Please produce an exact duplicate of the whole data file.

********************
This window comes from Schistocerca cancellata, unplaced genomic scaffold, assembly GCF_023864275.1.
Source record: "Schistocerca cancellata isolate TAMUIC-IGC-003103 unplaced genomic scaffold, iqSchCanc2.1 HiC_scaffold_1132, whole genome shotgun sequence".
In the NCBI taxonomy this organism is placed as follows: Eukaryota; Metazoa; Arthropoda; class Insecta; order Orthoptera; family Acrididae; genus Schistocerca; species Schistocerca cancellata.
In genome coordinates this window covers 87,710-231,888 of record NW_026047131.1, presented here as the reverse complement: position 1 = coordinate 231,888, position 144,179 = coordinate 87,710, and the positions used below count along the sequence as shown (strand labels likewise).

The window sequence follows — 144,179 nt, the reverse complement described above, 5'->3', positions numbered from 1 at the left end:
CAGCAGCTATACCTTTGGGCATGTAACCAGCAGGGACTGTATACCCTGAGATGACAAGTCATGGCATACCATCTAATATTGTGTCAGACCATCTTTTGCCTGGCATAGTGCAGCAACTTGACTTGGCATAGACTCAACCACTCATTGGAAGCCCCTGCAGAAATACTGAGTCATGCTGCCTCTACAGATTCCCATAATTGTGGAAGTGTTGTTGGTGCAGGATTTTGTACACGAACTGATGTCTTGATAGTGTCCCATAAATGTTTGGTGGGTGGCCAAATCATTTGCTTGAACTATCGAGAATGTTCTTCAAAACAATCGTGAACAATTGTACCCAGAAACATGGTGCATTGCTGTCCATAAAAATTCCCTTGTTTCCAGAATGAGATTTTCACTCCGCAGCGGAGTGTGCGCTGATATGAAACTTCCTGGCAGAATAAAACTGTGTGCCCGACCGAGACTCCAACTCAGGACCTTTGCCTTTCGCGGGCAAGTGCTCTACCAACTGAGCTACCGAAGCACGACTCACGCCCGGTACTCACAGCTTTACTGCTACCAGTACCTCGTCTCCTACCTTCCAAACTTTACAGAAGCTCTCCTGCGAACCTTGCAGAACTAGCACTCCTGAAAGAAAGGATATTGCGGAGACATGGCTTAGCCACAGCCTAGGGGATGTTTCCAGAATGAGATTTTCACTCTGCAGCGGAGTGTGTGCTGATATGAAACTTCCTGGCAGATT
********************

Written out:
This window comes from Schistocerca cancellata, unplaced genomic scaffold, assembly GCF_023864275.1.
Source record: "Schistocerca cancellata isolate TAMUIC-IGC-003103 unplaced genomic scaffold, iqSchCanc2.1 HiC_scaffold_1132, whole genome shotgun sequence".
In the NCBI taxonomy this organism is placed as follows: Eukaryota; Metazoa; Arthropoda; class Insecta; order Orthoptera; family Acrididae; genus Schistocerca; species Schistocerca cancellata.
In genome coordinates this window covers 87,710-231,888 of record NW_026047131.1, presented here as the reverse complement: position 1 = coordinate 231,888, position 144,179 = coordinate 87,710, and the positions used below count along the sequence as shown (strand labels likewise).

The window sequence follows — 144,179 nt, the reverse complement described above, 5'->3', positions numbered from 1 at the left end:
CAGCAGCTATACCTTTGGGCATGTAACCAGCAGGGACTGTATACCCTGAGATGACAAGTCATGGCATACCATCTAATATTGTGTCAGACCATCTTTTGCCTGGCATAGTGCAGCAACTTGACTTGGCATAGACTCAACCACTCATTGGAAGCCCCTGCAGAAATACTGAGTCATGCTGCCTCTACAGATTCCCATAATTGTGGAAGTGTTGTTGGTGCAGGATTTTGTACACGAACTGATGTCTTGATAGTGTCCCATAAATGTTTGGTGGGTGGCCAAATCATTTGCTTGAACTATCGAGAATGTTCTTCAAAACAATCGTGAACAATTGTACCCAGAAACATGGTGCATTGCTGTCCATAAAAATTCCCTTGTTTCCAGAATGAGATTTTCACTCCGCAGCGGAGTGTGCGCTGATATGAAACTTCCTGGCAGAATAAAACTGTGTGCCCGACCGAGACTCCAACTCAGGACCTTTGCCTTTCGCGGGCAAGTGCTCTACCAACTGAGCTACCGAAGCACGACTCACGCCCGGTACTCACAGCTTTACTGCTACCAGTACCTCGTCTCCTACCTTCCAAACTTTACAGAAGCTCTCCTGCGAACCTTGCAGAACTAGCACTCCTGAAAGAAAGGATATTGCGGAGACATGGCTTAGCCACAGCCTAGGGGATGTTTCCAGAATGAGATTTTCACTCTGCAGCGGAGTGTGTGCTGATATGAAACTTCCTGGCAGATT